Role of Ocrl1 and Inpp5E in primary cilia assembly and maintenance: a phosphatidylinositol phosphatase relay system?
Authors Madhivanan K, Ramadesika S, Aguilar RC
Received 12 September 2015
Accepted for publication 25 December 2015
Published 19 February 2016 Volume 2016:7 Pages 15—29
Checked for plagiarism Yes
Review by Single-blind
Peer reviewers approved by Dr Venkatesh Kota
Peer reviewer comments 3
Editor who approved publication: Professor Zvi Kelman
Kayalvizhi Madhivanan,* Swetha Ramadesikan,* R Claudio Aguilar
Department of Biological Sciences, Purdue University, West Lafayette, IN, USA
*These authors contributed equally to this work
Abstract: The primary cilium (PC) is a plasma membrane-derived structure of great importance for cell and organismal physiology. Indeed, abnormalities in assembly or function of the PC trigger the onset of a group of genetic diseases collectively known as ciliopathies. In recent years, it has become evident that the integrity and function of the PC depends substantially on signaling elements such as phosphoinositides (PI) and their regulators. Because phospholipids such as PI(4,5)P2 constitute recruitment platforms for cytoskeleton, signaling, and trafficking machinery, control over their levels is critical for PC function. Although information about phosphoinositol phosphate (PIP) kinases in the PC is scarce, a growing body of evidence supports a role for PIP phosphatases in cilia assembly/maintenance. Indeed, deficiencies in two 5′ PIP phosphatases, Inpp5E and Ocrl1, are clearly linked to ciliopathies like Joubert/MORM syndromes, or ciliopathy-associated diseases like Lowe syndrome. Here, we review the unique roles of these proteins and their specific site of action for ensuring ciliary integrity. Further, we discuss the possibility that a phosphatase relay system able to pass PI control from a preciliary to an intraciliary compartment is in place to ensure PC integrity/function.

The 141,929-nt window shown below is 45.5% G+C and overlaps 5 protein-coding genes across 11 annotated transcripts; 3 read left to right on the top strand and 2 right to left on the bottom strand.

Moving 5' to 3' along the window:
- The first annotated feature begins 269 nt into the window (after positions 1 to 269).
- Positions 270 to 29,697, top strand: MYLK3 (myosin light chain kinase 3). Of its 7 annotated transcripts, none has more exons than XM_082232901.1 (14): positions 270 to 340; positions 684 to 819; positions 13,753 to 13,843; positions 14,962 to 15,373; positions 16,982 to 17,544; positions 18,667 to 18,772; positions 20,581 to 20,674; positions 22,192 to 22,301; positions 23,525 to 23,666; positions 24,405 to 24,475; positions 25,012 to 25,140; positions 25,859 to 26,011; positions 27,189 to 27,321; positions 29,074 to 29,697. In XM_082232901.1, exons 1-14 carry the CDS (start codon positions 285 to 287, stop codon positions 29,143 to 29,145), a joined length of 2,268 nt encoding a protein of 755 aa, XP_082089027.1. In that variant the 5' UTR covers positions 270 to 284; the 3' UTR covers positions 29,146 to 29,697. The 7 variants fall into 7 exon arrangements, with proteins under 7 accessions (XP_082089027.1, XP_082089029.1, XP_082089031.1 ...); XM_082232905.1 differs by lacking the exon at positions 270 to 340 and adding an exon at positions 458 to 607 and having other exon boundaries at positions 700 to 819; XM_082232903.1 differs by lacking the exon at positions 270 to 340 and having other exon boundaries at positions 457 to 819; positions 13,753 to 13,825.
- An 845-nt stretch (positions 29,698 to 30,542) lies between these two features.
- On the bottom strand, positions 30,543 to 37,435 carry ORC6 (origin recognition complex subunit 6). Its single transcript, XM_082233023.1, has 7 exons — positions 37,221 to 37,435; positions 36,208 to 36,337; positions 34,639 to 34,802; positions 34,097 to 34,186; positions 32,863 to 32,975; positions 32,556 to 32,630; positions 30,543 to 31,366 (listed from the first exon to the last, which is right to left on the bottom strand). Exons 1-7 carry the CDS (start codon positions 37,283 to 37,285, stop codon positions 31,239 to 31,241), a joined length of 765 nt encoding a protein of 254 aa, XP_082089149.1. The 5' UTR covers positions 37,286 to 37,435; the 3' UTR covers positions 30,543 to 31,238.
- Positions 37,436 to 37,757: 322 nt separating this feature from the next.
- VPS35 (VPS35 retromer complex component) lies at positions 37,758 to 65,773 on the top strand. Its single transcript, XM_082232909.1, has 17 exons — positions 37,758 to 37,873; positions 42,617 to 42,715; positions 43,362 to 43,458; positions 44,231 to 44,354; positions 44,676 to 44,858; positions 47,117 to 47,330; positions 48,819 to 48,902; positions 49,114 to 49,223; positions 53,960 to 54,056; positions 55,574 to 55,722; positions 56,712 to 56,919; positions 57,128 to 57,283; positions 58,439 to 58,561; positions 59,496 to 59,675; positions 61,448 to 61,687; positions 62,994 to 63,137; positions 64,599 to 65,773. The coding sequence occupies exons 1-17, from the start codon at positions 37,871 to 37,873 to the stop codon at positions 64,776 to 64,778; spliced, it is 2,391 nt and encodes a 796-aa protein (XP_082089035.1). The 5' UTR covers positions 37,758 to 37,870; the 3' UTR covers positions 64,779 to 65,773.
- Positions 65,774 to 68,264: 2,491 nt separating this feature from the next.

Keywords: primary cilia, Ocrl1, Inpp5E, Pip2, Pip3
This work is published and licensed by Dove Medical Press Limited. The full terms of this license are available at https://www.dovepress.com/terms.php and incorporate the Creative Commons Attribution - Non Commercial (unported, v3.0) License. By accessing the work you hereby accept the Terms. Non-commercial uses of the work are permitted without any further permission from Dove Medical Press Limited, provided the work is properly attributed. For permission for commercial use of this work, please see paragraphs 4.2 and 5 of our Terms.Download Article [PDF] View Full Text [HTML][Machine readable]